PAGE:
-Tall poppy syndrome. This originates from the overall middle class/egalitarian mindset. It's very much that everyone should be like everyone else, and it's looked down upon if you're too "out there" or away from the norm. This both includes oddities such as, for example, when I lived here at 15 and had blue hair and wore makeup I was seen as sort of odd, and also the idea that if you're seen as of a higher class standing/have more money you're looked at differently to a certain degree as well. This isn't all bad, of course, as say...you go to the doctor and it's not like in the states where there is a marked difference in social standing between yourself and the doctor, played out by the white coat and superiority. Here, you go to the doctor and he's probably going to be dressed just like you (no coat!) and doesn't act superior. It's fascinating, really, to be within a country that doesn't really recognize different "classes" per say. -Self deprecation. I'm huge on compliments. I love making people feel great about themselves, and I feel like there's always something good to be said about someone. HOWEVER, when I compliment someone here whether it be a guy or girl, unfailingly it's always "Oh, this old thing?/"Oh, it's nothing..."/blank stare. It's like they don't know how to take a compliment! It's due to that self-deprecation, where they feel as though to say something like we might say in the states ("Oh! Thank you!"/"Aw thanks! I bought it at ____") would be considered too self inflating. Aussies always down-play everything! Sometimes I like to do little social experiments and compliment someone and see just how awkward they become! It's quite funny. -Aussies are better listeners, Americans are more into themselves. Notice when you're speaking with an American, usually while you are speaking they will be nodding their head in "agreement" or sometimes saying "mhm" or "yeah" to acknowledge that they're listening, although all that "recognition" really isn't listening at all! It took me awhile to get used to the fact that when I'm talking, Aussies will just look at you and won't utter little notes of acknowledgement that they're listening, because, well, they're ACTUALLY listening instead of expending their energy and making you FEEL like they're listening! When I first got here, I felt like Aussies just weren't listening to me when I was talking because I was so used to the American way of nodding/"mhm"/"yeah"/"okay", but after awhile I realized that the majority of Aussies 1) remember more of what I say after I say it 2) have more feedback on what I say instead of going off on their own topic. This seems really abstract, but I hope you catch my drift. (PS-I tend to be really big on saying mhm, yeah, or my specialty-"okay" when someone is talking to me--inherited that from my mom--but am trying to work on that now that I'm aware of it!) -Aussies aren't as exaggeratory as Americans. Americans use their hands in gestures a lot more, tend to be more exclamatory, and use their hands/body language to add to their conversation. I noticed from observing my Californian professor that she uses a lot more inflection, paces, uses her hands to make a point/plays with her hair whilst conducting the lecture. This is so much more common among Americans. Observing my Australian professors, they tend to stand in the same place, aren't as inflective with their voice, and to be honest it's quite difficult for me to understand when they've finished a point and have moved onto the next because in comparison with the American, they're monotone! Using my professors are just case studies for the larger picture. After observing them, I realize how much more the way I conduct myself is like my professor Jennie in my gestures, voice, inflections, etc. Also, I'm in a tutorial section where there are 20 students in total, 2 of which are American (myself included.) The Americans are on the whole louder, more boisterous, use hand gestures. -Laughing. When Aussies laugh, it tends to be a more cynical laugh, or an ironic laugh. You can hear it in the tone. This was pointed out to me by my Aussie friend who explained that "the American laugh is a more genuine laugh, out of joy or happiness." We're also louder when we laugh! I actually like this about Americans. -Australians are less individualistic. This stems back to that idea up there^ against the Tall Poppy. More emphasis is placed on the wider community than the individual. This is great! -Egalitarianism. Oh my god, I could write an essay on this by itself! (Wait, I've already written quite an essay!) This stems back to the idea of the Australian social structure just being like a giant middle class. This goes for dating as well, which is why I've learned that I don't like the dating culture here. At all. I'm pretty old fashioned even by American standards. But my god. There is no chivalry here from 98% of men I've been on dates with. They say it's died in America, but here it's like it never existed! There is no notion of courtship. My friends here think it's strange to have a guy offer to pay on dates, which in America I would assume to be expected. I've had two guys out of many offer to be chivalrous enough to get the bill on a date. Not to bash on guys though! In the states, if you're a girl, you dress up to go on a date. Here, it's like "You get me as I am." I was on a date with a Spanish guy a few weeks back, and he was explaining to me how appalled he was that he'd been on dates with girls where they'd show up in "trackies" with their hair a mess and no makeup. I honestly don't like this, because I believe that dressing up for a date or looking presentable at least is really important because it shows respect towards the other person. It's just all apart of the laid back culture here I suppose. I've seen so many women here in business suits and heels, but their hair looks like they just got out of bed and sans makeup. If I saw that in the states, I'd think they were sick or running extremely late, but here it's the norm. -Emotions. Aussies are terrible at expressing or talking about their emotions. I'm a pretty intense person who is big on talking about feelings and how you "feel", so this is a bit of a shock for most Aussies. Talking about things like seeing a psychologist, having a psychological issue, or even small stuff like having a really bad day are usually met with that same self-deprecating behaviour.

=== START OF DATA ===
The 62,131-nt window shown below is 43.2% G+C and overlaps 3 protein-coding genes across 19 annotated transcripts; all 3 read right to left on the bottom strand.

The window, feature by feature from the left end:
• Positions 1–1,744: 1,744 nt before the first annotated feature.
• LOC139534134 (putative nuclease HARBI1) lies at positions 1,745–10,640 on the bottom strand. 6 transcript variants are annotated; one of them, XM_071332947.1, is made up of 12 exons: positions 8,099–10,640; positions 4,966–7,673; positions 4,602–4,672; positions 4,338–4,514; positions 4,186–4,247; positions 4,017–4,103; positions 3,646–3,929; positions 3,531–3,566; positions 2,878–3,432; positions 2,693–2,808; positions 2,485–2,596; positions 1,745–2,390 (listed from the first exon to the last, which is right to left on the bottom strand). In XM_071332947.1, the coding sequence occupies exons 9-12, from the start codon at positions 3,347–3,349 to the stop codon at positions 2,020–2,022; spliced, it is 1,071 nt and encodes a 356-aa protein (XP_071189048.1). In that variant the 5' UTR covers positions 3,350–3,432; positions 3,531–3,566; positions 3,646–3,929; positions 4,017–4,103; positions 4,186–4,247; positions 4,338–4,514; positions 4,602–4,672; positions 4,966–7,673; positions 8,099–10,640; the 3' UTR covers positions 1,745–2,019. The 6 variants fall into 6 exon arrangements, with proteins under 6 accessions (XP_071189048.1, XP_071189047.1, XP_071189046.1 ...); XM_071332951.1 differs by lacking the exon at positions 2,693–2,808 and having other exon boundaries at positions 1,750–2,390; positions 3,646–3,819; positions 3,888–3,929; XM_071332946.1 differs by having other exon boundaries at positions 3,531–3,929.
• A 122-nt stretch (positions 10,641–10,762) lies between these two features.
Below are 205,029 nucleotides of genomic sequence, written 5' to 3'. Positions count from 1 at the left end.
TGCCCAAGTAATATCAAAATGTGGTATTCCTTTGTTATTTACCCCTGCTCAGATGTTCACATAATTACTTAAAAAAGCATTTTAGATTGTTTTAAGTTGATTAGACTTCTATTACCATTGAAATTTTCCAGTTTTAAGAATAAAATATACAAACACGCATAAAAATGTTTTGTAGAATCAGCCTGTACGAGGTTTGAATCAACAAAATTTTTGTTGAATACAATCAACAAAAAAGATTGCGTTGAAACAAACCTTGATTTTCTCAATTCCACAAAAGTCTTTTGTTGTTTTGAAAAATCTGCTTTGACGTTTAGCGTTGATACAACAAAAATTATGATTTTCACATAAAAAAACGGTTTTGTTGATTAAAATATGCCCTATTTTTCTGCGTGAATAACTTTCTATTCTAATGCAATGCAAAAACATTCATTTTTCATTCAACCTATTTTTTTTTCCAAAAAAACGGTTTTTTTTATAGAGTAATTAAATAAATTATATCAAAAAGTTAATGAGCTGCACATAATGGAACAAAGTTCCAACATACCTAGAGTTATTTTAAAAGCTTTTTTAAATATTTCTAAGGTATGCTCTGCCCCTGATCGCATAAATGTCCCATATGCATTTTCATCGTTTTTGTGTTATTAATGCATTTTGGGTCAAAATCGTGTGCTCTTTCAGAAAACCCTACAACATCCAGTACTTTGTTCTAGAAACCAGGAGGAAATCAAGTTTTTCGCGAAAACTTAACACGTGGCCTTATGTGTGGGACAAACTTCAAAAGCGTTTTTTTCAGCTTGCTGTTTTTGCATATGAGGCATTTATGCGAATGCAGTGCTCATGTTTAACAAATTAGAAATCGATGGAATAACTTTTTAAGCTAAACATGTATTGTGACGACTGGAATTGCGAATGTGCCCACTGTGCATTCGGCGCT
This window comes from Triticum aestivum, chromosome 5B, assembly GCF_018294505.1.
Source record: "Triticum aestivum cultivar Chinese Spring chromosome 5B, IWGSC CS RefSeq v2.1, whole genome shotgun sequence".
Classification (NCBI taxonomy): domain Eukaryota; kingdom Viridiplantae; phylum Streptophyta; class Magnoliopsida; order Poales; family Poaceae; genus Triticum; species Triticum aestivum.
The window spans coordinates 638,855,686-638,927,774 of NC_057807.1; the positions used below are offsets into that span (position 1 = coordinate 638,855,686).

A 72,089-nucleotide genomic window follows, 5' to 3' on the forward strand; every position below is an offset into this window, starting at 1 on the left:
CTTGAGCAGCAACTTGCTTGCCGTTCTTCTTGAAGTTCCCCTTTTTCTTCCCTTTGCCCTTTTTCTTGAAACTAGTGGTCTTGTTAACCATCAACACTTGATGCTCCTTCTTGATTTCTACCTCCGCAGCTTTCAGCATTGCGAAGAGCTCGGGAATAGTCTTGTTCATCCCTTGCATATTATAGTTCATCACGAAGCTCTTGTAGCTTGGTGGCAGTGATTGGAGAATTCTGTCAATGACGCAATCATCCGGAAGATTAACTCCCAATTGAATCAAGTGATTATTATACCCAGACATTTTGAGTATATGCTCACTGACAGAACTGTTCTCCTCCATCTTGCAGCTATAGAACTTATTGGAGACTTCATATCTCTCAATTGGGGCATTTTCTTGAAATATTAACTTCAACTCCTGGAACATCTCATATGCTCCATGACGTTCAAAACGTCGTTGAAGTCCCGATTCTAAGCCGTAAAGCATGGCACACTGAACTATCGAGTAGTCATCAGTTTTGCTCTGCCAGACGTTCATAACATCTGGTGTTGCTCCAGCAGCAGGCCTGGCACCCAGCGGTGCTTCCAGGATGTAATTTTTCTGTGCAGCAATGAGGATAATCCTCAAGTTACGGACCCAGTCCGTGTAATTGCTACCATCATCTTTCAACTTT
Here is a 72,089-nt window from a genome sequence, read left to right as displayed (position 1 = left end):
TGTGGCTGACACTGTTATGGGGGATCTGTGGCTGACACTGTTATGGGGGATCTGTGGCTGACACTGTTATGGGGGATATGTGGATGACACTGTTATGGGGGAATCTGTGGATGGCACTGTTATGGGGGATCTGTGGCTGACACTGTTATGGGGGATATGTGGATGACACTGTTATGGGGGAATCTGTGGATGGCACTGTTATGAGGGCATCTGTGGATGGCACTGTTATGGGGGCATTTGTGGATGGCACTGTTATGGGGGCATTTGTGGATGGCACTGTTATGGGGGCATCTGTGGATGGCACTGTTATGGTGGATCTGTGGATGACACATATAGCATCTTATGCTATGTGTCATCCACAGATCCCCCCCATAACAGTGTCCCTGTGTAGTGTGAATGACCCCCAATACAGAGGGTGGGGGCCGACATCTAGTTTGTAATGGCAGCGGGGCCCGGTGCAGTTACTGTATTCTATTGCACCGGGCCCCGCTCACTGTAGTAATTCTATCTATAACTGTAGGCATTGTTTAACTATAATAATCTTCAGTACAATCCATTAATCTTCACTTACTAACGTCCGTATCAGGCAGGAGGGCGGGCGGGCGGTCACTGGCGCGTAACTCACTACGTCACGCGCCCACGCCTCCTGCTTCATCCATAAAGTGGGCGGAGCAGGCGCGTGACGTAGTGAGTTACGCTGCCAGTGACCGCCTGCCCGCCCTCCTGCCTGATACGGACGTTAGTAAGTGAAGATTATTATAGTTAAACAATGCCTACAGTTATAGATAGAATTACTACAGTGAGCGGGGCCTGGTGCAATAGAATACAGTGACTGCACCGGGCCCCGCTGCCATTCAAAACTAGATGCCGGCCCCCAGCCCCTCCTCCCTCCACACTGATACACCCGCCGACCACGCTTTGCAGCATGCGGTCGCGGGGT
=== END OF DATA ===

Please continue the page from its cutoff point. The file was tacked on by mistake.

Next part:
Written 8 January, 2014 in Melbourne, Australia